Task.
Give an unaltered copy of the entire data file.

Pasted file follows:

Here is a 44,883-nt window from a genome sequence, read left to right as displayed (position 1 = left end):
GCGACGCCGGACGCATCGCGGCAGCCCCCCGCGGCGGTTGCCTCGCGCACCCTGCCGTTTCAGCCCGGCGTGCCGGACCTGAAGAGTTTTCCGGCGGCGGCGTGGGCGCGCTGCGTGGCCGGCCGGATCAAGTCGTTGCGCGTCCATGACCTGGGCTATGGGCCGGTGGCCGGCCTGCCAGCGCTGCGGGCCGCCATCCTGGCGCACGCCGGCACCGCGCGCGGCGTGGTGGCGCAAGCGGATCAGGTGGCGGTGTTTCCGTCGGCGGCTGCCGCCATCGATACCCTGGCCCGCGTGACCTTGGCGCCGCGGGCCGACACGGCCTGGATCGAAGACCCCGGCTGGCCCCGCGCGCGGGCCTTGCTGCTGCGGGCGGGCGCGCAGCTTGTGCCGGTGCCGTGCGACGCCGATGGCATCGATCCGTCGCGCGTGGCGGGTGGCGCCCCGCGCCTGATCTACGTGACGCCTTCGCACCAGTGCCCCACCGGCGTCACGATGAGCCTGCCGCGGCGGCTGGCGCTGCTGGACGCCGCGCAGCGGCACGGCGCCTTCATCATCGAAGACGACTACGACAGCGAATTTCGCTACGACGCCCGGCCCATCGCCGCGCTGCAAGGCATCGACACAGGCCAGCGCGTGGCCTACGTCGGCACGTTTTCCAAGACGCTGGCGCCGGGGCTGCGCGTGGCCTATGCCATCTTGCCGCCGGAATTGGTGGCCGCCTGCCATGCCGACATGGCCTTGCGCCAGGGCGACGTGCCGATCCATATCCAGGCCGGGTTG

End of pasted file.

Here is a 44,883-nt window from a genome sequence, read left to right as displayed (position 1 = left end):
GCGACGCCGGACGCATCGCGGCAGCCCCCCGCGGCGGTTGCCTCGCGCACCCTGCCGTTTCAGCCCGGCGTGCCGGACCTGAAGAGTTTTCCGGCGGCGGCGTGGGCGCGCTGCGTGGCCGGCCGGATCAAGTCGTTGCGCGTCCATGACCTGGGCTATGGGCCGGTGGCCGGCCTGCCAGCGCTGCGGGCCGCCATCCTGGCGCACGCCGGCACCGCGCGCGGCGTGGTGGCGCAAGCGGATCAGGTGGCGGTGTTTCCGTCGGCGGCTGCCGCCATCGATACCCTGGCCCGCGTGACCTTGGCGCCGCGGGCCGACACGGCCTGGATCGAAGACCCCGGCTGGCCCCGCGCGCGGGCCTTGCTGCTGCGGGCGGGCGCGCAGCTTGTGCCGGTGCCGTGCGACGCCGATGGCATCGATCCGTCGCGCGTGGCGGGTGGCGCCCCGCGCCTGATCTACGTGACGCCTTCGCACCAGTGCCCCACCGGCGTCACGATGAGCCTGCCGCGGCGGCTGGCGCTGCTGGACGCCGCGCAGCGGCACGGCGCCTTCATCATCGAAGACGACTACGACAGCGAATTTCGCTACGACGCCCGGCCCATCGCCGCGCTGCAAGGCATCGACACAGGCCAGCGCGTGGCCTACGTCGGCACGTTTTCCAAGACGCTGGCGCCGGGGCTGCGCGTGGCCTATGCCATCTTGCCGCCGGAATTGGTGGCCGCCTGCCATGCCGACATGGCCTTGCGCCAGGGCGACGTGCCGATCCATATCCAGGCCGGGTTG